Substituting a kinetic model describing the IMDH random bi-ter kinetic mechanism for $Math$ in Eq. 3 and collecting terms produces the phenotype-fitness map in terms of the coenzyme kinetics, $Math$(4) $Math$ $Math$ where A, B, C, D, and R are constants associated with kinetic terms and coenzyme pools unaffected by our mutations (18). Equation 4 is a hypothesis that describes fitness in terms of the kinetic parameters obtained for each mutant enzyme. It fits the data well—nonlinear regression yields r2 = 0.97.

Noting that the $Math$ values are necessarily correlated with—and hence can be collapsed into—the $Math$ values allows the phenotype-fitness map to be visualized (Fig. 3A). IMDH fitness is maximized exclusively by high performance with, and high preference for, NAD (the wild type on the right fitness plateau). NADP use is suboptimal.

Product inhibition by NADPH lowers the fitness of NADP users. Most intracellular NADP is in the reduced form, NADPH, which has a 30-fold higher affinity for IMDH $Math$. Thermodynamic additivity ensures that mutations in the coenzyme-binding pocket that improve performance with NADP also increase affinity for NADPH (fig. S1) (18). Consequently, any benefit gained by improved performance with NADP is offset by intensified product inhibition by abundant NADPH. A similar correlation for NAD use does not generate a measurable cost because so little intracellular NAD is in the reduced NADH form (B « C, Eq. 4) (18).

The phenotype-fitness map has a single peak (the broad NAD-use plateau in Fig. 3A). In principle, the trade-off in performance (Fig. 2) could combine with mutations of small functional effect to force all paths from the NADP-dependent RKYVYR mutant to the NAD-dependent wild type through the maladaptive valley at the origin. The result would be two peaks on the genotype-fitness map, with the higher NAD-use plateau inaccessible from the lower NADP-specific allele.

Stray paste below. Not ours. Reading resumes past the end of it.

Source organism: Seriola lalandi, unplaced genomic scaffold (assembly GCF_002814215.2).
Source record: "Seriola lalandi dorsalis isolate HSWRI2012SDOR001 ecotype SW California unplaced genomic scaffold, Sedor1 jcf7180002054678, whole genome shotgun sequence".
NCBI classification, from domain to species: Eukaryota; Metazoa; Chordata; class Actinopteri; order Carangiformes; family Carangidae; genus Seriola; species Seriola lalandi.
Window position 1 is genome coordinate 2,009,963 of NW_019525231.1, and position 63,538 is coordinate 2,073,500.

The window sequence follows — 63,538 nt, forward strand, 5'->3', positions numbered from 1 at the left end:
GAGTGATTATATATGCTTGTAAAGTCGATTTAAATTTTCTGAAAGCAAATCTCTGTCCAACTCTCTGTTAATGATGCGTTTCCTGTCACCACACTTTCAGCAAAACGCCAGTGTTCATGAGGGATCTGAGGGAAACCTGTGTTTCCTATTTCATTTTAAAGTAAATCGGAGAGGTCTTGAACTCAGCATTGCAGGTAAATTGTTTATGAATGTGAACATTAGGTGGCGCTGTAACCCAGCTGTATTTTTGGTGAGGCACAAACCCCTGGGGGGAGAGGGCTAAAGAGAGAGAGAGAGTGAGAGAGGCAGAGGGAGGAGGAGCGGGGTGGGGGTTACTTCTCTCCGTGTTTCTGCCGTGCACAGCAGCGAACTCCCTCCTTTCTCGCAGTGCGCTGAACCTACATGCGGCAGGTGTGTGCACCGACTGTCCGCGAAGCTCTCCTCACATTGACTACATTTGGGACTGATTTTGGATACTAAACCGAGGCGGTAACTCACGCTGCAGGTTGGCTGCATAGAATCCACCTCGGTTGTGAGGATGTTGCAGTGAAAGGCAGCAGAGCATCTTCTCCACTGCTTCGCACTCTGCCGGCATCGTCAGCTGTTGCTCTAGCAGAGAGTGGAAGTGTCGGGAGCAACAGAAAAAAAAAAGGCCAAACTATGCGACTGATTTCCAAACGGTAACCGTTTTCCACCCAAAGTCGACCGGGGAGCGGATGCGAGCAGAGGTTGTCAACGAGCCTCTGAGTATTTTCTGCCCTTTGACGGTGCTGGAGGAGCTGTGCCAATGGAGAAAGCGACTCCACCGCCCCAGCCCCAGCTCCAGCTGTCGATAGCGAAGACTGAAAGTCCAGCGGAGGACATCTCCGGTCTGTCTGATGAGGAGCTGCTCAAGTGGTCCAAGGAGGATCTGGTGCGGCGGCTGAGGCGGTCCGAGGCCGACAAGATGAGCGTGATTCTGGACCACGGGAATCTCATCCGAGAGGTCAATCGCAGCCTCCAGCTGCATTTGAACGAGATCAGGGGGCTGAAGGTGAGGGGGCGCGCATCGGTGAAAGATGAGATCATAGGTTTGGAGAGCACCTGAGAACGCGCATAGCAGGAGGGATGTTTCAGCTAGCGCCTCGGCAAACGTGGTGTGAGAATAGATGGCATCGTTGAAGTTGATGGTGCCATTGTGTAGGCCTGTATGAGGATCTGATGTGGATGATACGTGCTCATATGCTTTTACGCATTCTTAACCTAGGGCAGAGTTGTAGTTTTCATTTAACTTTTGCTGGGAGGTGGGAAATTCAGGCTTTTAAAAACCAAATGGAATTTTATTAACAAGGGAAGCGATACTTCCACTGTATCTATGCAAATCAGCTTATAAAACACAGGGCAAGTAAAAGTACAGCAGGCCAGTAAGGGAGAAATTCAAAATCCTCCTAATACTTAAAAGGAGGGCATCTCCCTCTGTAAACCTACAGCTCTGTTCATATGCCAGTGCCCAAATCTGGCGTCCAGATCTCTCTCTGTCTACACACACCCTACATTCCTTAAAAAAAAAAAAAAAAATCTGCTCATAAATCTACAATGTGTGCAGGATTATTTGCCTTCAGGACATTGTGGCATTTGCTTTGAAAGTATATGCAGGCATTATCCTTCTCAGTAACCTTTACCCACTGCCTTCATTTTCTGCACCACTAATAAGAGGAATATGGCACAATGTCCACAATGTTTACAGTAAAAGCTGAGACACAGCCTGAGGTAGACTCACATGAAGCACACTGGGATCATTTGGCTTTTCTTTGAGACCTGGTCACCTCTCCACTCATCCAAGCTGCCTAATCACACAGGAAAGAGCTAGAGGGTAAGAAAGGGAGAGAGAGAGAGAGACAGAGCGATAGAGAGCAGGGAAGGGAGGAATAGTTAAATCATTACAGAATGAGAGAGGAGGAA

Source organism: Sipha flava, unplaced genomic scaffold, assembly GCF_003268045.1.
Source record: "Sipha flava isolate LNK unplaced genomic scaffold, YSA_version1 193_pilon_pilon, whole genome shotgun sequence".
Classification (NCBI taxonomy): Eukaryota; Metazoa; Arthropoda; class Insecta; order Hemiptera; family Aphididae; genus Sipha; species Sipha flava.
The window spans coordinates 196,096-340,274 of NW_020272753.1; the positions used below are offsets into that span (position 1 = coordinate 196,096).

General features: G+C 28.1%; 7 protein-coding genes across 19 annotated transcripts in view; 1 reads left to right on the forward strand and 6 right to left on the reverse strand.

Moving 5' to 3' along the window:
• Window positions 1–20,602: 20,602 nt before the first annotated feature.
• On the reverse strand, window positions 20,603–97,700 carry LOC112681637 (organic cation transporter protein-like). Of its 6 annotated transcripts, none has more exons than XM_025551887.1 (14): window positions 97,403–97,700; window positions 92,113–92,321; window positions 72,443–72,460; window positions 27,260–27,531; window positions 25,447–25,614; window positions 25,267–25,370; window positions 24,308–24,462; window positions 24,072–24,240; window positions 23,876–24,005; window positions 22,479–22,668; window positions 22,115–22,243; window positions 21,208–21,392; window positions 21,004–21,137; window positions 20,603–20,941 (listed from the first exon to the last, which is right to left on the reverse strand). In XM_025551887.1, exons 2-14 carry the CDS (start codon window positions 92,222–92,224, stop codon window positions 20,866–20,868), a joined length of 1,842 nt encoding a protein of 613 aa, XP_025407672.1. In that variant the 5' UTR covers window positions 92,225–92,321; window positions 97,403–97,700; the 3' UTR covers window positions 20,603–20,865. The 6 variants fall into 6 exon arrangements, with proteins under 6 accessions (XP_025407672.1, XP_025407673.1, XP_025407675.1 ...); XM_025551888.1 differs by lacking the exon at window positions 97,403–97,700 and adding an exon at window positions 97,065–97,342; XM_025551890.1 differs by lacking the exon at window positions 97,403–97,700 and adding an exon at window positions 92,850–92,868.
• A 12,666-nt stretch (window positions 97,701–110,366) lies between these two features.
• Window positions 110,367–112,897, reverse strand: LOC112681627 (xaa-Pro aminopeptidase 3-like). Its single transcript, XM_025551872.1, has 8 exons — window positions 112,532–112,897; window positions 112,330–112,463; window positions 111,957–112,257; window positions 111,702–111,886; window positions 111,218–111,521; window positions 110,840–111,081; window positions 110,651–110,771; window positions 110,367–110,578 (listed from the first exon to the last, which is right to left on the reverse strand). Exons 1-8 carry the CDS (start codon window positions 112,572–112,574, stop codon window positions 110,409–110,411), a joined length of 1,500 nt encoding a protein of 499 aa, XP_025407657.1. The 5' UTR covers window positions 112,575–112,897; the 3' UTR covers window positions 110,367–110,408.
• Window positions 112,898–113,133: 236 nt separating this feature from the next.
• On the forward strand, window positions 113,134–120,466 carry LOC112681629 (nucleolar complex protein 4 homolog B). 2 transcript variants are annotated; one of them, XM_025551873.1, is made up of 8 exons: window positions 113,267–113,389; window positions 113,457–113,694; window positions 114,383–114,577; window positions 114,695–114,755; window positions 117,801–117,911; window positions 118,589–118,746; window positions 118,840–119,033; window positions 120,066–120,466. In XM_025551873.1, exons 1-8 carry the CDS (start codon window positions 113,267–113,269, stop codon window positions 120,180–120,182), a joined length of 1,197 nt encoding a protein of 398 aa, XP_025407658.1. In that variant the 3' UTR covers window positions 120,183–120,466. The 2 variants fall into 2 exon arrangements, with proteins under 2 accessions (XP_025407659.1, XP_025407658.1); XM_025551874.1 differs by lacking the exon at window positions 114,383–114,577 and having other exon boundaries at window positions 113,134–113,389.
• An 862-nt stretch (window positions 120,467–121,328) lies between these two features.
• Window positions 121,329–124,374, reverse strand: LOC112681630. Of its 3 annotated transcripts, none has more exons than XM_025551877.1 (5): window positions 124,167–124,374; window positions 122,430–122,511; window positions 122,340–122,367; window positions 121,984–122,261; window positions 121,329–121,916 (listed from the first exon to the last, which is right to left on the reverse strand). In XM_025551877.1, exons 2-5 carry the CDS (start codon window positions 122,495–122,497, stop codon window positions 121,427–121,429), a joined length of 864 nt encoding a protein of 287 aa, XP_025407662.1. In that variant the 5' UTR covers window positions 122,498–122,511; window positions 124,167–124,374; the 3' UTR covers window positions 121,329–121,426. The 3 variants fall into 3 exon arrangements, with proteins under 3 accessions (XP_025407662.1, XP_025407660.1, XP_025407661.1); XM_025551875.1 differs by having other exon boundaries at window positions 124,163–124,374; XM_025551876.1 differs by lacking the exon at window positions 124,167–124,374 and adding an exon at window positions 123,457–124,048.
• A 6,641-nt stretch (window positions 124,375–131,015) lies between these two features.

The genotype-fitness map has just one adaptive peak. The fitnesses of all 512 mutant genotypes were predicted using Eq. 4 with enzyme performances calculated assuming thermodynamic additivity (Table 1 and Fig. 2B). A fitter genotype was mutationally accessible to every genotype—except for the NAD-dependent wild type, which was predicted to be fittest. Only one peak is expected because some mutations have sufficiently large phenotypic effects that the maladaptive valley at the origin of the phenotype-fitness map is bypassed (Fig. 3B).

Defining all mutational connectivities between the genotypes on the phenotype-fitness map completes the IMDH adaptive landscape. With its single peak, the landscape is far less rugged than those envisioned by Wright (1). With epistasis consigned to a minor role, this landscape lies closer to Fisher's conception (2) than to any other. Ironically, the landscape might have been more rugged, with two adaptive peaks, had another of Fisher's assumptions, that of many mutations each of small effect (2), proven correct.

Coenzyme use by IMDH is likely representative of a large class of adaptive landscapes in which thermodynamic additivity in molecular function (Table 1) (2022) combines with concave fitness functions at the organismal level (Eq. 3) (26, 27). Nevertheless, landscapes are likely to be more rugged whenever epistasis in genotype-phenotype maps (2325) combines with complex phenotype-fitness maps (26).

Our landscape provides a mechanism sufficient to explain why all IMDHs use NAD. Conservation of this phenotype implies that we have characterized an ancient adaptive landscape—unchanged in all lineages, in all habitats, since the last common ancestor. Such ancient landscapes can explain adaptive processes at the very dawn of life's diversity.

Supporting Online Material

SOM Text

Materials and Methods

Figs. S1 and S2

Table S1

References and Notes

## References and Notes